“Who do we know around here who whittles?” he asked.

  “Mr. Avery.”

  “Mr. Avery just does like this. I mean carves.”

  Mr. Avery averaged a stick of stovewood per week; he honed it down to a toothpickand chewed it.

  “There’s old Miss Stephanie Crawford’s sweetheart,” I said.

  “He carves all right, but he lives down the country. When would he ever pay anyattention to us?”

  “Maybe he sits on the porch and looks at us instead of Miss Stephanie. If I was him, Iwould.”

  Jem stared at me so long I asked what was the matter, but got Nothing, Scout for ananswer. When we went home, Jem put the dolls in his trunk.

  Less than two weeks later we found a whole package of chewing gum, which weenjoyed, the fact that everything on the Radley Place was poison having slipped Jem’smemory.

  The following week the knot-hole yielded a tarnished medal. Jem showed it to Atticus,who said it was a spelling medal, that before we were born the Maycomb Countyschools had spelling contests and awarded medals to the winners. Atticus saidsomeone must have lost it, and had we asked around? Jem camel-kicked me when Itried to say where we had found it. Jem asked Atticus if he remembered anybody whoever won one, and Atticus said no.

  Our biggest prize appeared four days later. It was a pocket watch that wouldn’t run, ona chain with an aluminum knife.

  “You reckon it’s white gold, Jem?”

  “Don’t know. I’ll show it to Atticus.”

  Atticus said it would probably be worth ten dollars, knife, chain and all, if it were new.

  “Did you swap with somebody at school?” he asked.

  “Oh, no sir!” Jem pulled out his grandfather’s watch that Atticus let him carry once aweek if Jem were careful with it. On the days he carried the watch, Jem walked on eggs.

  “Atticus, if it’s all right with you, I’d rather have this one instead. Maybe I can fix it.”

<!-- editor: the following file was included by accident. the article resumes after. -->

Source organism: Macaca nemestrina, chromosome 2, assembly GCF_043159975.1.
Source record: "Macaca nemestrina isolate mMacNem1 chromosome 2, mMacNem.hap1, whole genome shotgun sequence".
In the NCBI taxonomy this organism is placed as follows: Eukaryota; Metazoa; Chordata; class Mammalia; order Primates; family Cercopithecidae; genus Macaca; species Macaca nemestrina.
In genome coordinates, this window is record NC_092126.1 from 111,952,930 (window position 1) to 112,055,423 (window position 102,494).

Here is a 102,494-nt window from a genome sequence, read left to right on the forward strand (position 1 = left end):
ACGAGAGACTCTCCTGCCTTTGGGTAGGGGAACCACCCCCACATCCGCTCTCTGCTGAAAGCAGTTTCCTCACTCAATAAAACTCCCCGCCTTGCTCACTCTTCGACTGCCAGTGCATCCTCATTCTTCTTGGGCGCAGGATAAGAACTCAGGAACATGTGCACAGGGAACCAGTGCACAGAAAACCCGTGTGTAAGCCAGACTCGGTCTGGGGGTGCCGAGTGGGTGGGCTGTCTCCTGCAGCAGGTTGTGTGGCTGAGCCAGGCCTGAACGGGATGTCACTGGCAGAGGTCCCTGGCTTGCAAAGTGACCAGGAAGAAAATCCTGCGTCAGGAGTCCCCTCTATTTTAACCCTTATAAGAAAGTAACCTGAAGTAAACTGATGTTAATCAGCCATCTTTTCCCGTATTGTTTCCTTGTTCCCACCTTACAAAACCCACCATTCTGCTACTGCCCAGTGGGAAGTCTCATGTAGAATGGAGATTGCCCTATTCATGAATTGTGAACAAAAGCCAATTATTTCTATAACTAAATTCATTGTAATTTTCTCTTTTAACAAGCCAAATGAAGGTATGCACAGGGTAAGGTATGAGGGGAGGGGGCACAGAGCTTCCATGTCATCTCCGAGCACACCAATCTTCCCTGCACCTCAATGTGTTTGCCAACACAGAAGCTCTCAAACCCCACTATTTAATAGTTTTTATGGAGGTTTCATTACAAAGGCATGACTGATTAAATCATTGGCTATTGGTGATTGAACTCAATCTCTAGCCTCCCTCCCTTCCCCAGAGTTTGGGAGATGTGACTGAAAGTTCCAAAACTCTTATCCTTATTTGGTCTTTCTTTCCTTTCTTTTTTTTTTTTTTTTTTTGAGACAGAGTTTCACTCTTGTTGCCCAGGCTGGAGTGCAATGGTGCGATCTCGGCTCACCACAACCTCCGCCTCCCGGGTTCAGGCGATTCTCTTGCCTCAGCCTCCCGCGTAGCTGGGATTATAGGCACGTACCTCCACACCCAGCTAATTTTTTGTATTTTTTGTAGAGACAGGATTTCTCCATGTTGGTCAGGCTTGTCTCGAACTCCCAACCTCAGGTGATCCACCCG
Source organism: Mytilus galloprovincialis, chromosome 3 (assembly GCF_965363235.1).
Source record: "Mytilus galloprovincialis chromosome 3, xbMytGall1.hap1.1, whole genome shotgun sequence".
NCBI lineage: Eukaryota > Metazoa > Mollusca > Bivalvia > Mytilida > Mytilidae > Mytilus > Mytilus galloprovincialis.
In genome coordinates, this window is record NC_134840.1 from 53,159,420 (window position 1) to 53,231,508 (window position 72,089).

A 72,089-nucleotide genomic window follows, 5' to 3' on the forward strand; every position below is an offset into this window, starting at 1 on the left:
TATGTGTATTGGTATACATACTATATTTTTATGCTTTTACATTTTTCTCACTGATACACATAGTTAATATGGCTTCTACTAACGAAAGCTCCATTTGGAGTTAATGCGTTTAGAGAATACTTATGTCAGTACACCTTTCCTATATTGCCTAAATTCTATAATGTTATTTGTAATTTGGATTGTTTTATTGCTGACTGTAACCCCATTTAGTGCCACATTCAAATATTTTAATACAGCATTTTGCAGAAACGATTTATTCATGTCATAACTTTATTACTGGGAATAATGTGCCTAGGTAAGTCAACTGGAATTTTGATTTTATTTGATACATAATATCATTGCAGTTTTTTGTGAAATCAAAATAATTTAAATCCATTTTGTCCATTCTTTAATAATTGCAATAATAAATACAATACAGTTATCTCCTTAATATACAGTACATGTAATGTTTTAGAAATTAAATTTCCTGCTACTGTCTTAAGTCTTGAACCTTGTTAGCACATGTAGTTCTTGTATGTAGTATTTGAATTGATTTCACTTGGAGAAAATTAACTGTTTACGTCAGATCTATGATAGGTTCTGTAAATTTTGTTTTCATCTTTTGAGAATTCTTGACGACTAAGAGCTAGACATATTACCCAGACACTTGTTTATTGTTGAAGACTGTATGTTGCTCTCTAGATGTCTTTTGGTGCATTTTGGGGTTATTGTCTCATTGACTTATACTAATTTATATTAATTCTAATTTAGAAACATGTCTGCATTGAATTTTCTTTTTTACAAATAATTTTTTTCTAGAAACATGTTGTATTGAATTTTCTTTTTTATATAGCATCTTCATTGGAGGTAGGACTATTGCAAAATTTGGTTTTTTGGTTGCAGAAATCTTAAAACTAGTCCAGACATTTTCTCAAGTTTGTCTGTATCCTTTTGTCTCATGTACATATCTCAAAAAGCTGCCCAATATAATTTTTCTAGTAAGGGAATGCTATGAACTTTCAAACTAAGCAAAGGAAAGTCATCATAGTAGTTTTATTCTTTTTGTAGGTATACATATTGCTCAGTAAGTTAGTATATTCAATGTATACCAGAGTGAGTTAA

When the new wore off his grandfather’s watch, and carrying it became a day’sburdensome task, Jem no longer felt the necessity of ascertaining the hour every fiveminutes.

  He did a fair job, only one spring and two tiny pieces left over, but the watch would notrun. “Oh-h,” he sighed, “it’ll never go. Scout—?”

  “Huh?”

  “You reckon we oughta write a letter to whoever’s leaving us these things?”

  “That’d be right nice, Jem, we can thank ‘em—what’s wrong?”

  Jem was holding his ears, shaking his head from side to side. “I don’t get it, I just don’tget it—I don’t know why, Scout…” He looked toward the livingroom. “I’ve gotta goodmind to tell Atticus—no, I reckon not.”

  “I’ll tell him for you.”

  “No, don’t do that, Scout. Scout?”

  “Wha-t?”

  He had been on the verge of telling me something all evening; his face would brightenand he would lean toward me, then he would change his mind. He changed it again.

  “Oh, nothin‘.”

  “Here, let’s write a letter.” I pushed a tablet and pencil under his nose.

  “Okay. Dear Mister…”

  “How do you know it’s a man? I bet it’s Miss Maudie—been bettin‘ that for a longtime.”

  “Ar-r, Miss Maudie can’t chew gum—” Jem broke into a grin. “You know, she can talkreal pretty sometimes. One time I asked her to have a chew and she said no thanks,that—chewing gum cleaved to her palate and rendered her speechless,” said Jemcarefully. “Doesn’t that sound nice?”

  “Yeah, she can say nice things sometimes. She wouldn’t have a watch and chainanyway.”

  “Dear sir,” said Jem. “We appreciate the—no, we appreciate everything which youhave put into the tree for us. Yours very truly, Jeremy Atticus Finch.”

  “He won’t know who you are if you sign it like that, Jem.”

  Jem erased his name and wrote, “Jem Finch.” I signed, “Jean Louise Finch (Scout),”

  beneath it. Jem put the note in an envelope.

  Next morning on the way to school he ran ahead of me and stopped at the tree. Jemwas facing me when he looked up, and I saw him go stark white.

  “Scout!”

  I ran to him.

  Someone had filled our knot-hole with cement.

  “Don’t you cry, now, Scout… don’t cry now, don’t you worry-” he muttered at me all theway to school.

  When we went home for dinner Jem bolted his food, ran to the porch and stood on thesteps. I followed him. “Hasn’t passed by yet,” he said.

  Next day Jem repeated his vigil and was rewarded.

  “Hidy do, Mr. Nathan,” he said.

  “Morning Jem, Scout,” said Mr. Radley, as he went by.

  “Mr. Radley,” said Jem.

  Mr. Radley turned around.

  “Mr. Radley, ah—did you put cement in that hole in that tree down yonder?”

  “Yes,” he said. “I filled it up.”

  “Why’d you do it, sir?”

  “Tree’s dying. You plug ‘em with cement when they’re sick. You ought to know that,Jem.”

  Jem said nothing more about it until late afternoon. When we passed our tree he gaveit a meditative pat on its cement, and remained deep in thought. He seemed to beworking himself into a bad humor, so I kept my distance.